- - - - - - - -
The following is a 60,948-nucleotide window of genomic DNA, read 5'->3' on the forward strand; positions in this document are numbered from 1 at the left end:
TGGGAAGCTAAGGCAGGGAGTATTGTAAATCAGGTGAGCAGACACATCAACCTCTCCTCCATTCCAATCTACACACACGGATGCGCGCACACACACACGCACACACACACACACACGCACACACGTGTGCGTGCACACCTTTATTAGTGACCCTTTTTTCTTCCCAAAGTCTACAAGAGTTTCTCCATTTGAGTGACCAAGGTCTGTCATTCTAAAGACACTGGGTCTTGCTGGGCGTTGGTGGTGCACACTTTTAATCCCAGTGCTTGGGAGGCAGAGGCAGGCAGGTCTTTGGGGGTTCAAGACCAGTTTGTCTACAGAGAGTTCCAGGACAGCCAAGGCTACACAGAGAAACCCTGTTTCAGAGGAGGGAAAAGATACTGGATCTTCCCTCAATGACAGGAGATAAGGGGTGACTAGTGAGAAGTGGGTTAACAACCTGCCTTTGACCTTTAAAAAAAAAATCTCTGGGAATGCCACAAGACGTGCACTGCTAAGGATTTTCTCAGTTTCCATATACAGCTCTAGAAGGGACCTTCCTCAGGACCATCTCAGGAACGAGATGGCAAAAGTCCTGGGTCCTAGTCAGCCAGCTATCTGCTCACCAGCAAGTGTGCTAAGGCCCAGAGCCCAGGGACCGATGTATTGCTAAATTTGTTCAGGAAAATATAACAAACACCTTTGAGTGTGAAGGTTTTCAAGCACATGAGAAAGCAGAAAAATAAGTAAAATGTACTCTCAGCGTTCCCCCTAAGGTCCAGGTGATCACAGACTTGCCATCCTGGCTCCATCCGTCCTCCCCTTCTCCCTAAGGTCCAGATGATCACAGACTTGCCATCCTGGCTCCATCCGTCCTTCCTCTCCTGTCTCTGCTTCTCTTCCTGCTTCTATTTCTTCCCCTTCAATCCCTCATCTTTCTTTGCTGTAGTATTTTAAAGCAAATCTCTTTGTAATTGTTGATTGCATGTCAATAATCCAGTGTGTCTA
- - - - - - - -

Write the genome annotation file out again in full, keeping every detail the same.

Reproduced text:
The following is a 60,948-nucleotide window of genomic DNA, read 5'->3' on the forward strand; positions in this document are numbered from 1 at the left end:
TGGGAAGCTAAGGCAGGGAGTATTGTAAATCAGGTGAGCAGACACATCAACCTCTCCTCCATTCCAATCTACACACACGGATGCGCGCACACACACACGCACACACACACACACACGCACACACGTGTGCGTGCACACCTTTATTAGTGACCCTTTTTTCTTCCCAAAGTCTACAAGAGTTTCTCCATTTGAGTGACCAAGGTCTGTCATTCTAAAGACACTGGGTCTTGCTGGGCGTTGGTGGTGCACACTTTTAATCCCAGTGCTTGGGAGGCAGAGGCAGGCAGGTCTTTGGGGGTTCAAGACCAGTTTGTCTACAGAGAGTTCCAGGACAGCCAAGGCTACACAGAGAAACCCTGTTTCAGAGGAGGGAAAAGATACTGGATCTTCCCTCAATGACAGGAGATAAGGGGTGACTAGTGAGAAGTGGGTTAACAACCTGCCTTTGACCTTTAAAAAAAAAATCTCTGGGAATGCCACAAGACGTGCACTGCTAAGGATTTTCTCAGTTTCCATATACAGCTCTAGAAGGGACCTTCCTCAGGACCATCTCAGGAACGAGATGGCAAAAGTCCTGGGTCCTAGTCAGCCAGCTATCTGCTCACCAGCAAGTGTGCTAAGGCCCAGAGCCCAGGGACCGATGTATTGCTAAATTTGTTCAGGAAAATATAACAAACACCTTTGAGTGTGAAGGTTTTCAAGCACATGAGAAAGCAGAAAAATAAGTAAAATGTACTCTCAGCGTTCCCCCTAAGGTCCAGGTGATCACAGACTTGCCATCCTGGCTCCATCCGTCCTCCCCTTCTCCCTAAGGTCCAGATGATCACAGACTTGCCATCCTGGCTCCATCCGTCCTTCCTCTCCTGTCTCTGCTTCTCTTCCTGCTTCTATTTCTTCCCCTTCAATCCCTCATCTTTCTTTGCTGTAGTATTTTAAAGCAAATCTCTTTGTAATTGTTGATTGCATGTCAATAATCCAGTGTGTCTA